And with office sizes constantly shrinking, facility managers have to come up with new ways to make smaller spaces feel more comfortable. One way a facility manager can foster individual work, just like collaborative work, is to make the space more amenable to getting the job done.
“Panel systems today offer a lot more than ‘Dilbert-like’ cubicles. They are more sophisticated than they’ve ever been,” says Burdakin. “There are more aesthetic features like decorative glass and metal top-tiers. All of these things afford greater customization and a work environment that looks and functions as well as a traditional office.”
Aesthetic features aside, customization of the personal workspace is taking on more importance in the life of the employee.
“What’s key is providing individual customization and control,” says Fasse. “That’s something workers really crave. That means you could have a workstation, accessories, and chairs that appropriately fit the worker. Or if they don’t fit the employee, give them accessories that can automatically be adjusted without having to bother the facility manager.”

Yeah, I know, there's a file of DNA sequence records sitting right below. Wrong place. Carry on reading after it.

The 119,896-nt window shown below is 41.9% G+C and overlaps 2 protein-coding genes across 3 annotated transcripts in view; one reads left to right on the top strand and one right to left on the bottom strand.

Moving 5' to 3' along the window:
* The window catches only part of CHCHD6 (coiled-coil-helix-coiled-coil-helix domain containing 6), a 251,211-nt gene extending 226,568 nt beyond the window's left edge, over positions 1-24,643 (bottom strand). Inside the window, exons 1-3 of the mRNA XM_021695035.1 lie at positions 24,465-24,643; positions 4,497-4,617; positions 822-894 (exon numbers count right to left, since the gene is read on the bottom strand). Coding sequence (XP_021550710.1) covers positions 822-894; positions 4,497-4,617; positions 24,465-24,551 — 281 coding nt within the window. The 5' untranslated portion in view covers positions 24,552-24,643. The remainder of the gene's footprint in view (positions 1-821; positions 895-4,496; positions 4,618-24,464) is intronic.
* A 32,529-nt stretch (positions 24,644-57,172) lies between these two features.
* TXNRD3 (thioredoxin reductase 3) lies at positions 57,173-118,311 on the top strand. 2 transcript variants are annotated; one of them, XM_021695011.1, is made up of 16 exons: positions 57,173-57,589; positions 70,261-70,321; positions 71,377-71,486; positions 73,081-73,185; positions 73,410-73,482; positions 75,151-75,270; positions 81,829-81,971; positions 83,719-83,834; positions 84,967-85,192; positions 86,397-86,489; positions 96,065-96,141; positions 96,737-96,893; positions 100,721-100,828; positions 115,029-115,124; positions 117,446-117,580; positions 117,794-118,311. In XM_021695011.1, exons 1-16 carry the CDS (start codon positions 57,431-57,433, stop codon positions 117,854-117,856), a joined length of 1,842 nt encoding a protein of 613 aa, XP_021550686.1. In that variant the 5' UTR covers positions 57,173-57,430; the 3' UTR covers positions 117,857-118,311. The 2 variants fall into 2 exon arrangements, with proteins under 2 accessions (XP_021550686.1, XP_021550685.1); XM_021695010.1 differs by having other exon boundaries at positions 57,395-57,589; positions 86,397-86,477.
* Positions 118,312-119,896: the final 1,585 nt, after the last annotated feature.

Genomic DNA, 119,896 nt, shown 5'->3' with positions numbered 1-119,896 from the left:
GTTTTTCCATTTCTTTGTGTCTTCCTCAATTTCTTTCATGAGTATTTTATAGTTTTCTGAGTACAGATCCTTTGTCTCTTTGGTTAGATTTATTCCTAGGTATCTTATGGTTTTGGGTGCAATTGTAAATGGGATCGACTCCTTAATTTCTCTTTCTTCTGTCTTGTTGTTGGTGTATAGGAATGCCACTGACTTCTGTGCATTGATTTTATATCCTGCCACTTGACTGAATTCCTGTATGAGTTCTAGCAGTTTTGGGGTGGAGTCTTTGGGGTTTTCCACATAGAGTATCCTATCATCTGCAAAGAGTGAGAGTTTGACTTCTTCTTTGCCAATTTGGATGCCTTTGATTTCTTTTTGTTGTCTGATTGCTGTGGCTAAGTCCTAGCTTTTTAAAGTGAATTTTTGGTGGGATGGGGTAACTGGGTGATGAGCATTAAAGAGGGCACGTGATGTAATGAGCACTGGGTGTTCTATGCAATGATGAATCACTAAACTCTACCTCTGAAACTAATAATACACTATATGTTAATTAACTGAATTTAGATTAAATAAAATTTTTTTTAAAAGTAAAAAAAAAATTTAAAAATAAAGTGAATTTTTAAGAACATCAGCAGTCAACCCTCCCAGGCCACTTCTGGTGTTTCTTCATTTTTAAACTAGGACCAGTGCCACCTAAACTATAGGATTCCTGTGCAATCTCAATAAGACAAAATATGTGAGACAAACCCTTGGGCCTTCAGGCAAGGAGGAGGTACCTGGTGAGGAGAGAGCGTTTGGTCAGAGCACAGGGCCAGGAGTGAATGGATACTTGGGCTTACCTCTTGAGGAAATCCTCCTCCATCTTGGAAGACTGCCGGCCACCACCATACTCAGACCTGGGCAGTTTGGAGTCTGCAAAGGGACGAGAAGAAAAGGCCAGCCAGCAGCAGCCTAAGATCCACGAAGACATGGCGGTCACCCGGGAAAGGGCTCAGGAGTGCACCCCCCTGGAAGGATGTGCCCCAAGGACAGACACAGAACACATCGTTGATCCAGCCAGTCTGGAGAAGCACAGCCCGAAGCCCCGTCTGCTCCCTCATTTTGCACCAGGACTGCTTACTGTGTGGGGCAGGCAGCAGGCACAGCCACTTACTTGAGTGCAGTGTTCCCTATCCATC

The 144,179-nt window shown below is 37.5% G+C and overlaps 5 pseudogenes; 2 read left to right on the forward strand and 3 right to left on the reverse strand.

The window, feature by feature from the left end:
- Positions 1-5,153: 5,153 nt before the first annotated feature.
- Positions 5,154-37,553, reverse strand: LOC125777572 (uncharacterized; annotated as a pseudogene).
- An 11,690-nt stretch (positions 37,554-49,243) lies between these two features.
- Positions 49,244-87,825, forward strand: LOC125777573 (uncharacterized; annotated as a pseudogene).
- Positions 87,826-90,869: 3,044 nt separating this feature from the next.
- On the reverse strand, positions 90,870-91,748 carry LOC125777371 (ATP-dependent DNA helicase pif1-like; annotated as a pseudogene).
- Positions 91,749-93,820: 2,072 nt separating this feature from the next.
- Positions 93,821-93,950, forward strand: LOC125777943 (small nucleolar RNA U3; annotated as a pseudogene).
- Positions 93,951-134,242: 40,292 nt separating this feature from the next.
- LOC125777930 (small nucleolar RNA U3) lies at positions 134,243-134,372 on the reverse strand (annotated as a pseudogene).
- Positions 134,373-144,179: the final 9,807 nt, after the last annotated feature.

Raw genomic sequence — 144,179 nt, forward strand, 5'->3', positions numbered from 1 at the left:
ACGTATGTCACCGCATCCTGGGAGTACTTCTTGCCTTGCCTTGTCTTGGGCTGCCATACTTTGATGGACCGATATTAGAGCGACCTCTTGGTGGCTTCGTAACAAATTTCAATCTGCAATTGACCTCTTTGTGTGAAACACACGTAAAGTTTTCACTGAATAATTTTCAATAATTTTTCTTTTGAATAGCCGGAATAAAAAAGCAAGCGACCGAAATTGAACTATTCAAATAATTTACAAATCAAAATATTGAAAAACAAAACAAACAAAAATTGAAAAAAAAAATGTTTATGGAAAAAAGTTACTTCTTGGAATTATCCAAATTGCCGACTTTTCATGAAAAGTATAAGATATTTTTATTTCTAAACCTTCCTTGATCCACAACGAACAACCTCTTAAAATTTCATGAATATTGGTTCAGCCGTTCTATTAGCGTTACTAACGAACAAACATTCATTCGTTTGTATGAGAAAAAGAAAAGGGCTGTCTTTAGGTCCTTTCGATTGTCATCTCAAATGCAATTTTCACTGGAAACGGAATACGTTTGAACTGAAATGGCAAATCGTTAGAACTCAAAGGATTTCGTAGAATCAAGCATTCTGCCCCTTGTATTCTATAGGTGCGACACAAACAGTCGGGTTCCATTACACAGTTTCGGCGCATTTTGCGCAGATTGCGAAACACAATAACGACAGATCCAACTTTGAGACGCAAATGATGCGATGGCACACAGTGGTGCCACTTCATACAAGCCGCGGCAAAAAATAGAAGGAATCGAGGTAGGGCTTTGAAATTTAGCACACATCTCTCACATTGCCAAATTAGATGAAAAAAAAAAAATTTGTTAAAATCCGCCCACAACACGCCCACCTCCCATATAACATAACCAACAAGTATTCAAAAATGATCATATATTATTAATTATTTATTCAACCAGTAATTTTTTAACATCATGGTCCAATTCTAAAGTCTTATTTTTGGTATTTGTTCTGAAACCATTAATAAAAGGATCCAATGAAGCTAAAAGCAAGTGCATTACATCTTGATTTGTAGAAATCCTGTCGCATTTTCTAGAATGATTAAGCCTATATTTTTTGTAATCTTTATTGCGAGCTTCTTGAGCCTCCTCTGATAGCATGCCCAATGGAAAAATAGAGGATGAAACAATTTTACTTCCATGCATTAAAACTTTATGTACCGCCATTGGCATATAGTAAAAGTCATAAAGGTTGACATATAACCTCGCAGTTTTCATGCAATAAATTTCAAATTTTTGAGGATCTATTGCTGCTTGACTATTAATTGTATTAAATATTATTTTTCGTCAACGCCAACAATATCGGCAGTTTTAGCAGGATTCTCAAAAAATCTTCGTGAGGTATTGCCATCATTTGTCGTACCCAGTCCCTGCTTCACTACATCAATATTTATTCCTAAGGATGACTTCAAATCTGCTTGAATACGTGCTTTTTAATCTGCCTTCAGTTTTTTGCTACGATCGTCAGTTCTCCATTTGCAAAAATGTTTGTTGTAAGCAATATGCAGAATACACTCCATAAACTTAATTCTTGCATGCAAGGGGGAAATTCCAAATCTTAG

Burdakin continues, saying, “No question-office space has shrunk. We’ve continued to meet the needs of the market by creating and expanding space saving flexible office furniture solutions that can be easily integrated into the system.”
Compatible designs are beginning to make the life of the facility manager much easier. Instead of having to worry whether or not a particular article of office furniture will work in a space, the rise in multi-platform production is just beginning to take hold. And will change the way facility managers view furniture.
Fasse notes that by creating products with an eye toward cross pollination, manufacturers may be able to give facility managers even more flexibility.
“The fewer parts you have to move around, the easier it’s going to be. If a facility manager has furniture sitting around-either on the floor or in storage-wouldn’t it be great to put together a comfortable office out of existing parts?”